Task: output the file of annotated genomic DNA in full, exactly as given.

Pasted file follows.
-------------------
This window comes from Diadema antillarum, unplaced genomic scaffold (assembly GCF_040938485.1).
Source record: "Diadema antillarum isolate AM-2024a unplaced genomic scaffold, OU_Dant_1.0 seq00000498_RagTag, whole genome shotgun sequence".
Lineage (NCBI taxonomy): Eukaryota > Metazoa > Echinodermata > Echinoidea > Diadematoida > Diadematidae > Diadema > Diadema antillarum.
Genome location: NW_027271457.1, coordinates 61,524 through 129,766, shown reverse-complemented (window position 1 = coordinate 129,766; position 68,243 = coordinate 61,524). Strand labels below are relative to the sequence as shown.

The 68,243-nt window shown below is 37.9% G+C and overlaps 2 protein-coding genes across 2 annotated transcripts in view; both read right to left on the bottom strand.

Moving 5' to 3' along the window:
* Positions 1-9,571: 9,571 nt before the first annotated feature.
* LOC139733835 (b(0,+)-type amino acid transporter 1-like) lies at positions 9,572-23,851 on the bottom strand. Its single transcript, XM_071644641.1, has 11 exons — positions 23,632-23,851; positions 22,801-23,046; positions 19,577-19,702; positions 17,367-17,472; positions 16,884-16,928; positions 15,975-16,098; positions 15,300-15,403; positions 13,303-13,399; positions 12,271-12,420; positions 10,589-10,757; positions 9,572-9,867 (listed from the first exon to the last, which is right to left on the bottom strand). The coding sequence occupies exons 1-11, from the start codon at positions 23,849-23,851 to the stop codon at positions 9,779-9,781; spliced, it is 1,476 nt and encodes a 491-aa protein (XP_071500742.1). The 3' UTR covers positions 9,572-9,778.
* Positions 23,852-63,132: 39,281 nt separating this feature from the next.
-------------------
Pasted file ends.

This window comes from Diadema antillarum, unplaced genomic scaffold (assembly GCF_040938485.1).
Source record: "Diadema antillarum isolate AM-2024a unplaced genomic scaffold, OU_Dant_1.0 seq00000498_RagTag, whole genome shotgun sequence".
Lineage (NCBI taxonomy): Eukaryota > Metazoa > Echinodermata > Echinoidea > Diadematoida > Diadematidae > Diadema > Diadema antillarum.
Genome location: NW_027271457.1, coordinates 61,524 through 129,766, shown reverse-complemented (window position 1 = coordinate 129,766; position 68,243 = coordinate 61,524). Strand labels below are relative to the sequence as shown.

The 68,243-nt window shown below is 37.9% G+C and overlaps 2 protein-coding genes across 2 annotated transcripts in view; both read right to left on the bottom strand.

Moving 5' to 3' along the window:
* Positions 1-9,571: 9,571 nt before the first annotated feature.
* LOC139733835 (b(0,+)-type amino acid transporter 1-like) lies at positions 9,572-23,851 on the bottom strand. Its single transcript, XM_071644641.1, has 11 exons — positions 23,632-23,851; positions 22,801-23,046; positions 19,577-19,702; positions 17,367-17,472; positions 16,884-16,928; positions 15,975-16,098; positions 15,300-15,403; positions 13,303-13,399; positions 12,271-12,420; positions 10,589-10,757; positions 9,572-9,867 (listed from the first exon to the last, which is right to left on the bottom strand). The coding sequence occupies exons 1-11, from the start codon at positions 23,849-23,851 to the stop codon at positions 9,779-9,781; spliced, it is 1,476 nt and encodes a 491-aa protein (XP_071500742.1). The 3' UTR covers positions 9,572-9,778.
* Positions 23,852-63,132: 39,281 nt separating this feature from the next.